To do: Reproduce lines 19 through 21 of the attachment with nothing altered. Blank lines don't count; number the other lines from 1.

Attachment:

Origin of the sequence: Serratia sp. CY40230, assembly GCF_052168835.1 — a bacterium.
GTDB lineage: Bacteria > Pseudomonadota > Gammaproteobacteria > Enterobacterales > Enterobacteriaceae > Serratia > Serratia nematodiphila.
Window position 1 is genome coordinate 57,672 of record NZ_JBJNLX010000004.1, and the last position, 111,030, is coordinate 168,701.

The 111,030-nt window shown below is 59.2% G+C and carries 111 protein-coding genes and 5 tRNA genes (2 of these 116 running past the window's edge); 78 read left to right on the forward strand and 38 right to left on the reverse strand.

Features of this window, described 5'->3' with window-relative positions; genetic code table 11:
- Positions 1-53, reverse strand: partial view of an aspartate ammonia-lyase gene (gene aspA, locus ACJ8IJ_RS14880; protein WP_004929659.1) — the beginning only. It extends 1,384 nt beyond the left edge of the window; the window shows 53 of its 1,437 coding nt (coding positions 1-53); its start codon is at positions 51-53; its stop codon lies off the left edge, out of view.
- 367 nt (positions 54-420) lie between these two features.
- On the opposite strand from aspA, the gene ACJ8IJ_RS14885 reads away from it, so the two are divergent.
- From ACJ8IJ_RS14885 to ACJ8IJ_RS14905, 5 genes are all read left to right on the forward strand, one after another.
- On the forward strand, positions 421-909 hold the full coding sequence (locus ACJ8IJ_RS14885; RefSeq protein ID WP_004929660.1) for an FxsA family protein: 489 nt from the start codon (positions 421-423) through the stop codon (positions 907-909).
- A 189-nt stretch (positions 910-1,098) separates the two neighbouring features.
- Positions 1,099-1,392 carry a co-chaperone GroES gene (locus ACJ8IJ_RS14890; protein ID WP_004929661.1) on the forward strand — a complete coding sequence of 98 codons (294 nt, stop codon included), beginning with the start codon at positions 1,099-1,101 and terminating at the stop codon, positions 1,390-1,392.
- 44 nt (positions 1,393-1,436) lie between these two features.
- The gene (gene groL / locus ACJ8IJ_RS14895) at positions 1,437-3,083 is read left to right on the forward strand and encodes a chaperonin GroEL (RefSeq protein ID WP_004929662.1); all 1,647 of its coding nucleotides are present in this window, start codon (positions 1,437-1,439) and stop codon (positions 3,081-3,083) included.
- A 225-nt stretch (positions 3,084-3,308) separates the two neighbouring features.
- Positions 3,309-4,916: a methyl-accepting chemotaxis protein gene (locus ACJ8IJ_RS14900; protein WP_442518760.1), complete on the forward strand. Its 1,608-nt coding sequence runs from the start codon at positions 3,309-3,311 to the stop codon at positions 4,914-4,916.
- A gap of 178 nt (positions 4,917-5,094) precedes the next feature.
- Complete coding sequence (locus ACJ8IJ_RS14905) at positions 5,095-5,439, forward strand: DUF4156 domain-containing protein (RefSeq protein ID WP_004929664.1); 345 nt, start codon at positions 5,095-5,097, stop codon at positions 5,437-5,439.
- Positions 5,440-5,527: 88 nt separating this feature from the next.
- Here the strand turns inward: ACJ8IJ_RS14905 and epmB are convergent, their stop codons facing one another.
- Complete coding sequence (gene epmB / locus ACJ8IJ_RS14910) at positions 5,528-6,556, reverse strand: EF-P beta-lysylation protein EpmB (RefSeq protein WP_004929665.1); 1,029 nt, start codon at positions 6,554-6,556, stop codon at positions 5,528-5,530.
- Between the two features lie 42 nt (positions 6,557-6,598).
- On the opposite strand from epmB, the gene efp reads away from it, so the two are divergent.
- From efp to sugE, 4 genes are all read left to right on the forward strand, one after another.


- Positions 5,440-5,527: 88 nt separating this feature from the next.
- Here the strand turns inward: ACJ8IJ_RS14905 and epmB are convergent, their stop codons facing one another.
- Complete coding sequence (gene epmB / locus ACJ8IJ_RS14910) at positions 5,528-6,556, reverse strand: EF-P beta-lysylation protein EpmB (RefSeq protein WP_004929665.1); 1,029 nt, start codon at positions 6,554-6,556, stop codon at positions 5,528-5,530.